- Do you often feel Tired, fatigued, or sleepy during the day?
- Has anyone Observed you stop breathing, or choking/gasping during your sleep?
- Do you have or are you being treated for high blood Pressure?
- BMI > 35 kg/m2
- Age older than 50 years?
- Neck size large: male > 17 inch shirt collar and female > 16 inch shirt collar
- Gender: male?
- Low risk of OSA: Yes to 0–2 questions
- Intermediate risk of OSA: Yes to 3–4 questions
- High risk of OSA: Yes to 5–8 questions
- Polysomnography (PSG): gold-standard diagnostic test for OSA
- Patient is monitored on video overnight while hooked up to electrocardiogram (ECG), electroencephalogram (EEG), pulse oximetry, and nasal prongs to assess snoring, sleep architecture, and physiologic changes during sleep.
- The severity of OSA can be determined from the Apnea/Hypopnea index (AHI), which is calculated as the number of apneic episodes per hour of sleep during a sleep study.
- AHI > 5 = mild OSA
- AHI > 15 = moderate OSA
- AHI > 30 = severe OSA
- If EEG monitoring is used, then the arousal index (AI) can be calculated as the number of arousals per hour of sleep.
Improving modifiable risk factors:
- Weight loss
- Cessation of consumption of sedatives/alcohol
- Oral appliances or splints during sleep to prevent airway collapse/obstruction
Positive airway pressure devices
- Continuous positive airway pressure (CPAP): most effective treatment method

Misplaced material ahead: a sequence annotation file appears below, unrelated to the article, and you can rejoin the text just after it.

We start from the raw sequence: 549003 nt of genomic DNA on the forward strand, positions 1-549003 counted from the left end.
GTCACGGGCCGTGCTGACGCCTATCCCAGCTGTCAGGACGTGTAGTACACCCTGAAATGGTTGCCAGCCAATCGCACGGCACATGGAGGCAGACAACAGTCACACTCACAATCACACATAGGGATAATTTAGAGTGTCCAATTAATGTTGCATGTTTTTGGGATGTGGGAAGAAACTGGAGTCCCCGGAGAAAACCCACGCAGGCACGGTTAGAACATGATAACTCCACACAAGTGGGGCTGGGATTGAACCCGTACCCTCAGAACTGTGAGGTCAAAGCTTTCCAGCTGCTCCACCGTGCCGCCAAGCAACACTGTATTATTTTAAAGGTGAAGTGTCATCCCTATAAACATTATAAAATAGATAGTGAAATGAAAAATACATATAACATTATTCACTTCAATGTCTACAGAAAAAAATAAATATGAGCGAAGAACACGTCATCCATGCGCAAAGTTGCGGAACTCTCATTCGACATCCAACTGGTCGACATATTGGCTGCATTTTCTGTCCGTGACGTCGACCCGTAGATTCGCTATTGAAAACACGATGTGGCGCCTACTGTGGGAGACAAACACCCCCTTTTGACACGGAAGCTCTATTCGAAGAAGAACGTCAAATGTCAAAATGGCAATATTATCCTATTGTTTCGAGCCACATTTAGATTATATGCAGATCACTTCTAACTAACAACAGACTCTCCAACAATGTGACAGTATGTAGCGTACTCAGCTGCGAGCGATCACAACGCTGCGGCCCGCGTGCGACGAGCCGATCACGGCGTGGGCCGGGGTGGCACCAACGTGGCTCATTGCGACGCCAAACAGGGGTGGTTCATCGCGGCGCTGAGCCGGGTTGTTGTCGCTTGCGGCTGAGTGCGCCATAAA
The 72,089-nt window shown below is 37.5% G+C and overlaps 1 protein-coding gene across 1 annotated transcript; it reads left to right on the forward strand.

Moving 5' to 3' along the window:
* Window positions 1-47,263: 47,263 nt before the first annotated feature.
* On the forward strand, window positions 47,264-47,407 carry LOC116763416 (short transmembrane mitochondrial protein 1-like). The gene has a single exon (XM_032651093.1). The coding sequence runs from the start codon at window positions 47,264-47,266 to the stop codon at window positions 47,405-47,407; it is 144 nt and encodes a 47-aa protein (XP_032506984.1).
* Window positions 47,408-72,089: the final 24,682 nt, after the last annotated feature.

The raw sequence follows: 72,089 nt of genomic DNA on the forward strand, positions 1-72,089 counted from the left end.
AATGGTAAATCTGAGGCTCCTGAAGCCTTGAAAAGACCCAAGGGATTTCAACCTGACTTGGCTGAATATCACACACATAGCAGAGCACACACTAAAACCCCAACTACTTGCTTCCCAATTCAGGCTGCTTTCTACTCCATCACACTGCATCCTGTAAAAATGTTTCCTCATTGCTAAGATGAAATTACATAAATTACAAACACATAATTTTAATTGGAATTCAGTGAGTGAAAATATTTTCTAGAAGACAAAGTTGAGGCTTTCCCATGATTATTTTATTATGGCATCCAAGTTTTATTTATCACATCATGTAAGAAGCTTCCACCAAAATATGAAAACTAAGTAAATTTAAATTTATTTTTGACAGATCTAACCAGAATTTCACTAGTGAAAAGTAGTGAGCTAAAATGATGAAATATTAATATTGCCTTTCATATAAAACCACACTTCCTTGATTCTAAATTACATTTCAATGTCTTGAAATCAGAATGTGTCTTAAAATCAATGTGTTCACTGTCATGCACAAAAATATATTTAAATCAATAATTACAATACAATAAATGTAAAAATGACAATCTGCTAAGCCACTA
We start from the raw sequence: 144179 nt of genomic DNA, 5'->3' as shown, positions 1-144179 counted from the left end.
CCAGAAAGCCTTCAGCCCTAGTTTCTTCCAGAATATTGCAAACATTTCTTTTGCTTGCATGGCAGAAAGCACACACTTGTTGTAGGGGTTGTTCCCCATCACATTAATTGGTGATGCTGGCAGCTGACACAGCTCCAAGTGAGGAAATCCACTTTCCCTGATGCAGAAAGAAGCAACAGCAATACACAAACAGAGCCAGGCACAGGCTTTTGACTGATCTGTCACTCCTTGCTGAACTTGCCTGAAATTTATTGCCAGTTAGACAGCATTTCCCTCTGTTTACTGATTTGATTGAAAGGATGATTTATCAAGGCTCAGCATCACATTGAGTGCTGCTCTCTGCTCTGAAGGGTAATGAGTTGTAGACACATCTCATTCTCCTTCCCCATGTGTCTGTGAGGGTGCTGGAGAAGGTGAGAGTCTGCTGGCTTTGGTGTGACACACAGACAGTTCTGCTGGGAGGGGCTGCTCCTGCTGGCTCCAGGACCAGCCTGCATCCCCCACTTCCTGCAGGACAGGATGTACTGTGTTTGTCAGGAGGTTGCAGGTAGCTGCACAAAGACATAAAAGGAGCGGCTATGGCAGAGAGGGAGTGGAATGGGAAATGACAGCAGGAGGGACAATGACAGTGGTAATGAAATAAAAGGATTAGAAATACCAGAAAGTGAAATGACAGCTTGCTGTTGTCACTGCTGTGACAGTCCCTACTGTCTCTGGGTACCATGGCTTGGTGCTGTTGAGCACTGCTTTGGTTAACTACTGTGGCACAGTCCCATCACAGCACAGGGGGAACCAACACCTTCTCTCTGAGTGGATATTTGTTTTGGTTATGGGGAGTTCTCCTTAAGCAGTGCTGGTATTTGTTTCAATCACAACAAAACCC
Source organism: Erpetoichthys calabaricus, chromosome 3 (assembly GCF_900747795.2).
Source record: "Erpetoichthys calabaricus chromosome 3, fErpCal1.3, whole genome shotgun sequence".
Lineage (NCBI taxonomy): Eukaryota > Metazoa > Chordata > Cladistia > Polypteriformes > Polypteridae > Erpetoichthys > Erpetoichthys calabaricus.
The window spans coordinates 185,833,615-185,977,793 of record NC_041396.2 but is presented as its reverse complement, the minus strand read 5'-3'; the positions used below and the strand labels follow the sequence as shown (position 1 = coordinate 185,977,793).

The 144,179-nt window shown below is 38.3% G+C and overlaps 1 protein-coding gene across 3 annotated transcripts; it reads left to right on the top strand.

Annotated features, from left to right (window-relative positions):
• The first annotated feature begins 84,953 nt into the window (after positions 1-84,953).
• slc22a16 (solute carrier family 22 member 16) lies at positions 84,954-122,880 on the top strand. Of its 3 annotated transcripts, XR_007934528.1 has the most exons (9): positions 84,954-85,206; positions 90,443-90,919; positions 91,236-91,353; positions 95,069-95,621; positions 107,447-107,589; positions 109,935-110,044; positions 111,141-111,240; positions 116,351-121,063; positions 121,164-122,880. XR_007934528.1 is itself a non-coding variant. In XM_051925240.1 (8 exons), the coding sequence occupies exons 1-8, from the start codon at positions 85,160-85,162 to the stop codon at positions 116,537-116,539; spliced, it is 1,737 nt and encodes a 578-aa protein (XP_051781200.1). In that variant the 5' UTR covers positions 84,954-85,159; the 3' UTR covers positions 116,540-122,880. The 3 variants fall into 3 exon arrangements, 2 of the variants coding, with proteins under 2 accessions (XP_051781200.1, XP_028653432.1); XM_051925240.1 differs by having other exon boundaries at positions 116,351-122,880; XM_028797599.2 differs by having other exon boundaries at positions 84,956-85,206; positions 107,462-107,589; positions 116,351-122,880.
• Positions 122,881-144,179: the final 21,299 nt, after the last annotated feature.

- Noninvasive ventilation that uses positive air pressure to keep airways open
- Improves restlessness, snoring, cognition, daytime somnolence and quality of life
- Low adherence rate
- Bilevel positive airway pressure (BiPAP): provides a higher pressure during inhalation and a lower one during exhalation
- Resection of nasal polyps
- Nasal septal deviation correction
- Reduction of enlarged tonsils or hypertrophied inferior turbinates
- Uvulopalatopharyngoplasty: resection of uvula, soft palate, tonsils, and excess oropharyngeal tissue
- Maxillomandibular advancement for patients with retrognathia or micrognathia
- Tracheotomy: only used in severe refractory life-threatening OSA
- Bariatric surgery
Possible complications of obstructive sleep apnea:
- Hypertension: condition defined as a systolic blood pressure ≥ 130 mm Hg and/or a diastolic blood pressure ≥ 80 mm Hg
- Stroke: acute neurological condition characterized by an impairment in the arterial blood supply to brain tissue. Usually due to a focal vascular cause, such as an embolism or the rupture of an aneurysm
- Dementia: term used to group diseases and conditions characterized by a decline in memory, language, problem-solving, and other executive functioning skills
- Pulmonary hypertension: condition of chronically elevated mean pulmonary arterial pressure ≥ 20 mm Hg
- Cor pulmonale: also known as right-sided heart failure, a condition characterized by an alteration in the structure and function of the right ventricle of the heart due to a primary disorder of the respiratory system
- Respiratory failure: insufficient levels of oxygen in the systemic bloodstream, due to inadequate oxygenation of blood or inadequate ventilation or both
- Cardiac disorders:
- Arrhythmia: abnormality in the rate or rhythm of the heartbeat
- Myocardial infarction: ischemic damage to the myocardium, which occurs when blood flow is reduced or completely obstructed to a part of the heart
- Sudden cardiac death: sudden, unexpected death as a result of cardiac arrest. This occurs within 1 hour of symptom onset. Usually caused by acute coronary syndrome